It was high fives all around for National High Five Day on Thursday, April18, 2019, as The Bishop Museum of Science and Nature’s animal care team celebrated the successful move of two new manatees to The Parker Manatee Rehabilitation Habitat, where the animals will finish their recovery before their return to the wild.
The manatees — nicknamed Slate and Obsidian — were both orphaned male calves suffering from cold stress when they were rescued on Feb. 15, 2018, from the Crystal River near Kings Bay. Slate was about 163 pounds and 5 feet long when he was rescued; Obsidian was 198 pounds and also about 5 feet long. The manatees are not related. Since their rescue, they have been treated at SeaWorld.
“We’re happy to welcome these boys to The Bishop,” said Virginia Edmonds, Director of Animal Care. “They have a lot of growing up to do before they can return to the wild, so we expect them to be with us for about the next year or so.”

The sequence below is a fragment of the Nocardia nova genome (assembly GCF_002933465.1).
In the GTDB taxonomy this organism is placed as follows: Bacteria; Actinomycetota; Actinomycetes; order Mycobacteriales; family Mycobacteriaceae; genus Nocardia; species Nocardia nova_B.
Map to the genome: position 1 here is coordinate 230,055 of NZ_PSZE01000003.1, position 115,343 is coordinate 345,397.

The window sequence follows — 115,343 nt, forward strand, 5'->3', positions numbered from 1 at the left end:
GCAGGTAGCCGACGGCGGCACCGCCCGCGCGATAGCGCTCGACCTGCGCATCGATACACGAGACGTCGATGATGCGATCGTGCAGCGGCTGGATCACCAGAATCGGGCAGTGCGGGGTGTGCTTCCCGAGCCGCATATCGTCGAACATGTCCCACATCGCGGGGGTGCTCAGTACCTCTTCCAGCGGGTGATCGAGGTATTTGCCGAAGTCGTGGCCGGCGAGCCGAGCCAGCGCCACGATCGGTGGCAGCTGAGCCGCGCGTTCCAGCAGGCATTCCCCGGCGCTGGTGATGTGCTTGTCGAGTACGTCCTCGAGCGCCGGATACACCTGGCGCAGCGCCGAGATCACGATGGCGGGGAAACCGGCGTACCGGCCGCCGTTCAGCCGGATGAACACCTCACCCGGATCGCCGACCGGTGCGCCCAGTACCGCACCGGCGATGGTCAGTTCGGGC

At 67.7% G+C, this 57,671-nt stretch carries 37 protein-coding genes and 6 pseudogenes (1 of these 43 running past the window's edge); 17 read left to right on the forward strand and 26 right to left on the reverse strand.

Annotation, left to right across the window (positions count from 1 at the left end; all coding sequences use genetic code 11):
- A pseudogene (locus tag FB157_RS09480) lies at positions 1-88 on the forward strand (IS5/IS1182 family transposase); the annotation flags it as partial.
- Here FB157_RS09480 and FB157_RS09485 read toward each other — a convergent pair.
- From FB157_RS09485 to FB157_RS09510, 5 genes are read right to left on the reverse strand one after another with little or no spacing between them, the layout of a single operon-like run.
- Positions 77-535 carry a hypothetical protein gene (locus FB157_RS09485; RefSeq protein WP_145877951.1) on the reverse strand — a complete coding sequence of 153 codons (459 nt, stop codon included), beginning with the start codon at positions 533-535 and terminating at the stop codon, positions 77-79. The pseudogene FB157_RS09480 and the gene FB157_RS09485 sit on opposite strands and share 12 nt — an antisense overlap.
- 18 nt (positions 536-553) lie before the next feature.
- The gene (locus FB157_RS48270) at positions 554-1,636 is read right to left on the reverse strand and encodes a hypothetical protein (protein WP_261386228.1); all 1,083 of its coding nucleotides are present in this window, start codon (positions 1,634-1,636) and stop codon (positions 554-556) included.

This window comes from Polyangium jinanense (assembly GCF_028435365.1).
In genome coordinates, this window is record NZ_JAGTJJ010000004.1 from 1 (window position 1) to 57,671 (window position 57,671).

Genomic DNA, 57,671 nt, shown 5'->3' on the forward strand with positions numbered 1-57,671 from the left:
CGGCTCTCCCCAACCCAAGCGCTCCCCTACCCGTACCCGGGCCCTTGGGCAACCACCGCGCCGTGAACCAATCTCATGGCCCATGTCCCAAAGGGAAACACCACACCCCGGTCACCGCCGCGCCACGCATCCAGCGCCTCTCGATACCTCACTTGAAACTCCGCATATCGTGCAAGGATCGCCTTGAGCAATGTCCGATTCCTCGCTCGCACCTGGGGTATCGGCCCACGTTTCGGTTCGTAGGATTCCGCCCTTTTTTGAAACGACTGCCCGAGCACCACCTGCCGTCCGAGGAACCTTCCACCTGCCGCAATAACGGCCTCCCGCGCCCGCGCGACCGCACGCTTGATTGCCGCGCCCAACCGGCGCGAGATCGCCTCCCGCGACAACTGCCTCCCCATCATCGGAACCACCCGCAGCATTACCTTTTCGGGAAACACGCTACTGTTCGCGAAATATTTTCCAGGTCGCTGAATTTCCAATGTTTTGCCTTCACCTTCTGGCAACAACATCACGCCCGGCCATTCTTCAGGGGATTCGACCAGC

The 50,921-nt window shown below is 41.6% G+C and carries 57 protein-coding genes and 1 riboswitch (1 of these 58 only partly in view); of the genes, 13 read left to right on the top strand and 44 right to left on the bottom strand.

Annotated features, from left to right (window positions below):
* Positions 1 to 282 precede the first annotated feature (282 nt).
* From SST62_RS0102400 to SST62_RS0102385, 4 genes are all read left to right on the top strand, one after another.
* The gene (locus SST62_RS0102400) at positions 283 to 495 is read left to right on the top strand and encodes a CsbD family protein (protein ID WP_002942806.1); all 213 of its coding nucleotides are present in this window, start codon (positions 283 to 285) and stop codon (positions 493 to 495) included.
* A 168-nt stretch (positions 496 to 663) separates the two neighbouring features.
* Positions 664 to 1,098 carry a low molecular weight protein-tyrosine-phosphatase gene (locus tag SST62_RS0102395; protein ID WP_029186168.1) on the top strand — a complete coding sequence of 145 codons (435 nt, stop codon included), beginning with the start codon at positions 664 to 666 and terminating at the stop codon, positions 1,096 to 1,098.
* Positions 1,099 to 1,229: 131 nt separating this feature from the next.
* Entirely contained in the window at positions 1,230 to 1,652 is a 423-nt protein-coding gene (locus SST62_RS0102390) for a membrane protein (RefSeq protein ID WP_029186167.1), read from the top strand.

Slate and Obsidian are the 37th and 38th manatees to be cared for in The Bishop’s Stage 2 rehabilitation habitat — the place where manatees come after their critical care needs have been met, where they can grow to an appropriate size for release and, if previously injured, continue the healing process.
Slate and Obsidian join The Bishop’s current rehabilitating manatee, ONeil, an orphaned male that was just 30 pounds when he was rescued in 2015; he came to us in 2018.
Upon admission to The Parker Manatee Rehabilitation Habitat on Thursday, Slate was 440 pounds and was just over 7 feet long; Obsidian weighed in at 523 pounds and was just under 7 feet long.
The Bishop was a founding member of the Manatee Rescue and Rehabilitation Partnership in 2001. This cooperative group of nonprofit, private, state and federal organizations participates in manatee population management and manatee rescue and rehabilitation. If you see an injured manatee, you can help by calling the Florida Fish and Wildlife Conservation Commission hotline at 1-888-404-3922.